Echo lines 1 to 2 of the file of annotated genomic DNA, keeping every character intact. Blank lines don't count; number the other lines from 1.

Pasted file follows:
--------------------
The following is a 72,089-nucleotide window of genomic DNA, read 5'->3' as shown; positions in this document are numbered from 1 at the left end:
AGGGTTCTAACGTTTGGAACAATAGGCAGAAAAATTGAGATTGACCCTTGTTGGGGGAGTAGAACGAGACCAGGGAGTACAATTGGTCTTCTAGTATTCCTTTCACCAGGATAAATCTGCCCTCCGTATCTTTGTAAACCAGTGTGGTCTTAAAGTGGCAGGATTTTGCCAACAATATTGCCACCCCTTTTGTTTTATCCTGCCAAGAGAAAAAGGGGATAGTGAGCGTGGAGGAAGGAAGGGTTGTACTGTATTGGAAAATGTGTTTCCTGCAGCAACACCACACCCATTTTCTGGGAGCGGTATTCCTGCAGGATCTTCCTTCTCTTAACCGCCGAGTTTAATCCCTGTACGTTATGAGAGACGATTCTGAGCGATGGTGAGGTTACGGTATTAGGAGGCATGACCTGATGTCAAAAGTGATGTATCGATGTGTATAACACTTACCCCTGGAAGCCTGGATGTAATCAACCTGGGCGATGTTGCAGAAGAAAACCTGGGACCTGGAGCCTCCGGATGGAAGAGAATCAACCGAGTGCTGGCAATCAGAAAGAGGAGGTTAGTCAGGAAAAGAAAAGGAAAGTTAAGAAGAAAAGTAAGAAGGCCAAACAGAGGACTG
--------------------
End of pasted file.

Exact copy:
The following is a 72,089-nucleotide window of genomic DNA, read 5'->3' as shown; positions in this document are numbered from 1 at the left end:
AGGGTTCTAACGTTTGGAACAATAGGCAGAAAAATTGAGATTGACCCTTGTTGGGGGAGTAGAACGAGACCAGGGAGTACAATTGGTCTTCTAGTATTCCTTTCACCAGGATAAATCTGCCCTCCGTATCTTTGTAAACCAGTGTGGTCTTAAAGTGGCAGGATTTTGCCAACAATATTGCCACCCCTTTTGTTTTATCCTGCCAAGAGAAAAAGGGGATAGTGAGCGTGGAGGAAGGAAGGGTTGTACTGTATTGGAAAATGTGTTTCCTGCAGCAACACCACACCCATTTTCTGGGAGCGGTATTCCTGCAGGATCTTCCTTCTCTTAACCGCCGAGTTTAATCCCTGTACGTTATGAGAGACGATTCTGAGCGATGGTGAGGTTACGGTATTAGGAGGCATGACCTGATGTCAAAAGTGATGTATCGATGTGTATAACACTTACCCCTGGAAGCCTGGATGTAATCAACCTGGGCGATGTTGCAGAAGAAAACCTGGGACCTGGAGCCTCCGGATGGAAGAGAATCAACCGAGTGCTGGCAATCAGAAAGAGGAGGTTAGTCAGGAAAAGAAAAGGAAAGTTAAGAAGAAAAGTAAGAAGGCCAAACAGAGGACTG